Bulgaria has steadily opened its economy since gaining independence from the Soviet Union in 1990. Situated to the north of Greece and Turkey in the Balkans, the country has played a key role in regional cooperation and security. Bulgaria joined NATO in 2004 and the European Union in January 2007. It is the bloc’s poorest member, despite robust economic growth averaging more than 6% a year from 2004 to 2008. The global downturn hit Bulgaria hard, eroding the lending, consumption and foreign investment that had fueled its growth. GDP fell by 5.5% in 2009, held steady in 2010 and grew approximately 2.2% in 2011.
Business travel industry insight
Bulgaria’s business travel market is powered by industry, which was helped by a significant recovery in exports starting in 2010. Travel-related commissions are low, and credit card use is high. It’s possible to collect and analyze relevant and reliable on-the-ground business travel data.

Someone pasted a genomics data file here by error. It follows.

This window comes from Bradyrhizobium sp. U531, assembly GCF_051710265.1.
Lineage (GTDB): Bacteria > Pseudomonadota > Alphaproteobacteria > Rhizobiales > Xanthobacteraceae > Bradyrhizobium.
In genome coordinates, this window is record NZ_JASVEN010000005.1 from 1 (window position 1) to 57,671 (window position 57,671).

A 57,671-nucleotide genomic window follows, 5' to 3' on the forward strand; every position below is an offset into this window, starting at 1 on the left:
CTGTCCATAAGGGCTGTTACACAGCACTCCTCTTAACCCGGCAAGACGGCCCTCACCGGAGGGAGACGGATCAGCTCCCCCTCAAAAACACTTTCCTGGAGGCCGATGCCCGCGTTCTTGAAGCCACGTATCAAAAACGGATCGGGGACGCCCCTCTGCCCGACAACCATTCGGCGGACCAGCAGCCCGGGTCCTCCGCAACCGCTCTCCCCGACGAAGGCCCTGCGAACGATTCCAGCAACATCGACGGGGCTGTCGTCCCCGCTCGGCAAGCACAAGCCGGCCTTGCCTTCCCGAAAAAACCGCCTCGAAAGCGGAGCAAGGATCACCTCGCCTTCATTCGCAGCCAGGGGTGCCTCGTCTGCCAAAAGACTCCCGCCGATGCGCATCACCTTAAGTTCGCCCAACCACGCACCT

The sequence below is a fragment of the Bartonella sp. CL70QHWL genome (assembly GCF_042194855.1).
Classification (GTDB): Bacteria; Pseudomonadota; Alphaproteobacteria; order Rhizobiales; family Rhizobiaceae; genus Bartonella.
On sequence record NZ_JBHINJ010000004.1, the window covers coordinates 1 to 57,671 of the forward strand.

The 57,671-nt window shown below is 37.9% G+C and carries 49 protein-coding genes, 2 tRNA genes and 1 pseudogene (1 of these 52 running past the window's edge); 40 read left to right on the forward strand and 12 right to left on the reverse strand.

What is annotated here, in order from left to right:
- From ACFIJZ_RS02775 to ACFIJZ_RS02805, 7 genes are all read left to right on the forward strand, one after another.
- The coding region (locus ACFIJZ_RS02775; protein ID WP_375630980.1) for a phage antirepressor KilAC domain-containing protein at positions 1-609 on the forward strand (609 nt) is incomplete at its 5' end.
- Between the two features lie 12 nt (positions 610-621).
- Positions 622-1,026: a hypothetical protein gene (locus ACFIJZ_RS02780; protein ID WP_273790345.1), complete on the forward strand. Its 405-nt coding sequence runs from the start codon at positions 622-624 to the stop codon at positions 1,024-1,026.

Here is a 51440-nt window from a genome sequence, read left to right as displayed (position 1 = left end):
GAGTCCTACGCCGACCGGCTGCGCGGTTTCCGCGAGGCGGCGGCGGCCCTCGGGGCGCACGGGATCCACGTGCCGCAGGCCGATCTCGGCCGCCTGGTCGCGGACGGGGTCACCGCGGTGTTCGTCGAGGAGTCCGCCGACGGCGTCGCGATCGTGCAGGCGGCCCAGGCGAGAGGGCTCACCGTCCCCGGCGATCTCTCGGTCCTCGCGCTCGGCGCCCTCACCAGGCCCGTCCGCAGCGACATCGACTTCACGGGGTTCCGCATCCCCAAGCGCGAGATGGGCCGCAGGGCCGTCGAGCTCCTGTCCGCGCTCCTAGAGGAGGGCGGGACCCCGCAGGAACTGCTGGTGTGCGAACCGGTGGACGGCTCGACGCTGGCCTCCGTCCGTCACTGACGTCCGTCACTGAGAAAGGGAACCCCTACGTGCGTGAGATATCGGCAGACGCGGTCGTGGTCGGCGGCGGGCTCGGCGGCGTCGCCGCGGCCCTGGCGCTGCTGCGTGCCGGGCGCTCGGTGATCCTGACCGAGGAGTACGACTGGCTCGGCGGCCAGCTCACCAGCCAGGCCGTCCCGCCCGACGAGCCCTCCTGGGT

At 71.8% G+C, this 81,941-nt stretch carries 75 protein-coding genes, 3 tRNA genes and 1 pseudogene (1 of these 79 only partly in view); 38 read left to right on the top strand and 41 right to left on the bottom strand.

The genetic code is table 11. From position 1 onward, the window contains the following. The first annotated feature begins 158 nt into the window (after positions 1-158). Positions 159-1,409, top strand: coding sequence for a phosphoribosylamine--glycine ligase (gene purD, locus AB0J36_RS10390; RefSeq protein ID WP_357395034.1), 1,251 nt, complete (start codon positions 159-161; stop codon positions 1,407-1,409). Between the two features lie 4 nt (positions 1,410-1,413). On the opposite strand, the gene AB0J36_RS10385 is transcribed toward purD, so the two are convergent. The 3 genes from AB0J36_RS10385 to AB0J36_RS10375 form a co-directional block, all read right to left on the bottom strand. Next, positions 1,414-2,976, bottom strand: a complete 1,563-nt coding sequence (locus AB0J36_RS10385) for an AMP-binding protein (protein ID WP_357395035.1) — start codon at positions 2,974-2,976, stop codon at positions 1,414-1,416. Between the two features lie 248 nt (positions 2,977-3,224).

- Bulgaria placed 62nd in this year’s World Economic Forum Global Competiveness ranking, up from 74th place—beating Slovakia, Romania and Greece. Its competitiveness is bolstered by low corporate income taxes.
- The country holds an important position in regional and global relations. It currently serves on the United Nations Economic and Social Council.
- Membership in the European Union has helped speed development in Bulgaria. Since 2007, the EU has allocated billions of dollars to upgrade the country’s transportation systems and other infrastructure.
- The country continues to suffer from a severe downturn in foreign investment—dropping from $8.5 billion in 2008 to $2.3 billion in 2011.
- Government corruption, a weak judiciary and the presence of organized crime hamper the country’s investment and economic prospects.
- The local currency, the lev, tracks the euro, but Bulgaria has not adopted the EU’s common currency, which can complicate some business transactions.